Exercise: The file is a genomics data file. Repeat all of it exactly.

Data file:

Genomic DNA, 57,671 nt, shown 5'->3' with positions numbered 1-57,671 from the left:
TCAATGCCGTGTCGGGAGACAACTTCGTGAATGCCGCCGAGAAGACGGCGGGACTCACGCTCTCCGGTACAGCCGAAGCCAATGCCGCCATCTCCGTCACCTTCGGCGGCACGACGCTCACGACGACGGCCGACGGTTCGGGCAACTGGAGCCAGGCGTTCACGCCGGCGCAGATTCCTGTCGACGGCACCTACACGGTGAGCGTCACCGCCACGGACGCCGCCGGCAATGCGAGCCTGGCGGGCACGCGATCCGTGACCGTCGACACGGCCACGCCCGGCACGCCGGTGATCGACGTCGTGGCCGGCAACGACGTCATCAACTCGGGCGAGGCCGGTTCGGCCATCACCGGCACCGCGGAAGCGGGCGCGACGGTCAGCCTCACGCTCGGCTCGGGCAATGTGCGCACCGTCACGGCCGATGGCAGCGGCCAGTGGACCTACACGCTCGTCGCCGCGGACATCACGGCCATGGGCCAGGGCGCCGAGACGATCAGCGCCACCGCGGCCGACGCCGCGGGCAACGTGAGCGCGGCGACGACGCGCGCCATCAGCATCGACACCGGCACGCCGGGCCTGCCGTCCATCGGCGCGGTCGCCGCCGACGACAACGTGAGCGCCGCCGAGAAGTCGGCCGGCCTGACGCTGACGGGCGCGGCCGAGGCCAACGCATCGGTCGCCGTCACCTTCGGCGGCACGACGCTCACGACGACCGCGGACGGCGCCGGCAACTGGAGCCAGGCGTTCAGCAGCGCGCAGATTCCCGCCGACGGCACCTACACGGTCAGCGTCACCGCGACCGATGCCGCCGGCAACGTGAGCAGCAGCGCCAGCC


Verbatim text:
Genomic DNA, 57,671 nt, shown 5'->3' with positions numbered 1-57,671 from the left:
TCAATGCCGTGTCGGGAGACAACTTCGTGAATGCCGCCGAGAAGACGGCGGGACTCACGCTCTCCGGTACAGCCGAAGCCAATGCCGCCATCTCCGTCACCTTCGGCGGCACGACGCTCACGACGACGGCCGACGGTTCGGGCAACTGGAGCCAGGCGTTCACGCCGGCGCAGATTCCTGTCGACGGCACCTACACGGTGAGCGTCACCGCCACGGACGCCGCCGGCAATGCGAGCCTGGCGGGCACGCGATCCGTGACCGTCGACACGGCCACGCCCGGCACGCCGGTGATCGACGTCGTGGCCGGCAACGACGTCATCAACTCGGGCGAGGCCGGTTCGGCCATCACCGGCACCGCGGAAGCGGGCGCGACGGTCAGCCTCACGCTCGGCTCGGGCAATGTGCGCACCGTCACGGCCGATGGCAGCGGCCAGTGGACCTACACGCTCGTCGCCGCGGACATCACGGCCATGGGCCAGGGCGCCGAGACGATCAGCGCCACCGCGGCCGACGCCGCGGGCAACGTGAGCGCGGCGACGACGCGCGCCATCAGCATCGACACCGGCACGCCGGGCCTGCCGTCCATCGGCGCGGTCGCCGCCGACGACAACGTGAGCGCCGCCGAGAAGTCGGCCGGCCTGACGCTGACGGGCGCGGCCGAGGCCAACGCATCGGTCGCCGTCACCTTCGGCGGCACGACGCTCACGACGACCGCGGACGGCGCCGGCAACTGGAGCCAGGCGTTCAGCAGCGCGCAGATTCCCGCCGACGGCACCTACACGGTCAGCGTCACCGCGACCGATGCCGCCGGCAACGTGAGCAGCAGCGCCAGCC